Here wasPresident Obama last Thursdaytalking about financial regulatory reform:
Now, there's a legitimate debate taking place about how best to ensure taxpayers are held harmless in this process. And that's a legitimate debate, and I encourage that debate. But what's not legitimate is to suggest that somehow the legislation being proposed is going to encourage future taxpayer bailouts, as some have claimed. That makes for a good sound bite, but it's not factually accurate. It is not true. (Applause.) In fact, the system as it stands -- the system as it stands is what led to a series of massive, costly taxpayer bailouts. And it's only with reform that we can avoid a similar outcome in the future. In other words, a vote for reform is a vote to put a stop to taxpayer-funded bailouts. That's the truth. End of story. And nobody should be fooled in this debate. (Applause.)
Adam Davidson of National Public Radiothe following day:
"A vote for reform is a vote to put a stop to taxpayer-funded bailouts," Obama said in his speech in New York on Thursday.
I cannot find any experts -- of any party -- who are willing to agree with Obama on this one.
"We're not seeing a very forceful step on the too-big-to-fail problem," said Carmen Reinhart, an economist at the University of Maryland. "If there's any doubt that the crisis may be systemic, we will bail out again."
So, if a major bank says, "Hey, save us or the economy will go under," the government's going to save the bank. Full stop.
AndGretchen Morgenson of the New York Timesyesterday:
Unfortunately, the leading proposals would do little to cure the epidemic unleashed on American taxpayers by the lords of finance and their bailout partners. The central problem is that neither the Senate nor House bills would chop down big banks to a more manageable and less threatening size. The bills also don't eliminate the prospect of future bailouts of interconnected and powerful companies.
Too big to fail is alive and well, alas. Indeed, several aspects of the legislative proposals sanction and codify the special status conferred on institutions that are seen as systemically important. Instead of reducing the number of behemoth firms assigned this special status, the bills would encourage smaller companies to grow large and dangerous so that they, too, could have a seat at the bailout buffet.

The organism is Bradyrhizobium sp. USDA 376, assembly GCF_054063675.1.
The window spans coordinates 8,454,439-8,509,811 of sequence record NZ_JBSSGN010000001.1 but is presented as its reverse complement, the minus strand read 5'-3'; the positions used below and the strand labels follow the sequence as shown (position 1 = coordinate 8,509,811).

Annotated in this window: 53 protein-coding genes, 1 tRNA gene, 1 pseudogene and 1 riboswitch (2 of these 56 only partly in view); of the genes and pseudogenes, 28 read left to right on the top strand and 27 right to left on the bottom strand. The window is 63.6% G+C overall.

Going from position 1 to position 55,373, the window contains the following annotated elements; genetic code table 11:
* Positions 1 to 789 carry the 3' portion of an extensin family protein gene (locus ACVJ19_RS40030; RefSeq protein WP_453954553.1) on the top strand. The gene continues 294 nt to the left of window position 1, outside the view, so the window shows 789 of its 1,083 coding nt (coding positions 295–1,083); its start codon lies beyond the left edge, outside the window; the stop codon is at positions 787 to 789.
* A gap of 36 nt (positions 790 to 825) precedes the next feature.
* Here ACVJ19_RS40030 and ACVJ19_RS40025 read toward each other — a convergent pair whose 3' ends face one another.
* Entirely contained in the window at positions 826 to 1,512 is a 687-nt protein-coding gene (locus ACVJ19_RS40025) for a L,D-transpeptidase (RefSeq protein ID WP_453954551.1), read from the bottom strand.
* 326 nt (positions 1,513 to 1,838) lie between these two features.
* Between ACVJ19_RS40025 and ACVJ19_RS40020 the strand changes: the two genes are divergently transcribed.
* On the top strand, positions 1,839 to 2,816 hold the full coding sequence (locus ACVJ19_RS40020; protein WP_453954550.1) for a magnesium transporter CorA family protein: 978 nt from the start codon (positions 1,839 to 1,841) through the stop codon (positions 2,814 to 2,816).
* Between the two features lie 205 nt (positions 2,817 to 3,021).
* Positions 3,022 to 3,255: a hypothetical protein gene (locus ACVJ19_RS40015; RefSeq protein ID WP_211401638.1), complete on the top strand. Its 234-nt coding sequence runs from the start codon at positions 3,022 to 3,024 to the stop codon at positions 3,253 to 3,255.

Two points worth making. First, as a policy matter, this is no small discrepancy between the President of the United States and two news organizations. The President declared on Thursday, without nuance or caveat, that the Dodd bill ends "too big to fail." Period. On successive days NPR and the New York Times asserted the opposite.
Someone is clearly wrong. Why hasn't anyone from the White House press corps followed up and asked the President to address the issues raised by NPR and the NYT and to either lay out evidence supporting his claim or force him to retract it.
Point two: as a political matter, this is where we end up when we have a President who relies so heavily on rhetorical tricks and demagoguery to make his case- as Obama did Thursday by declaring any opposing viewpoint to his as "illegitimate." Despite his eloquence and thoughtful demeanor, Obama doesn't try to win arguments through persuasion so much as he does by demonizing and de-legitimizing those who hold a different view.
The President used this tactic repeatedly during the year long health care debate. And we're now learning that at least some of the criticisms of his plan, which he dismissed at the time as "illegitimate," were well grounded in reality (Seehere,here,here,here, andherefor a recent sampling of stories).
The bottom line is that Obama's habit of declaring opposing viewpoints as outside the bounds of legitimate discourse doesn't serve the country or the President well at all. It is exceedingly divisive, poisons serious bipartisan debate and won't help the President's credibility and moral authority in the long run.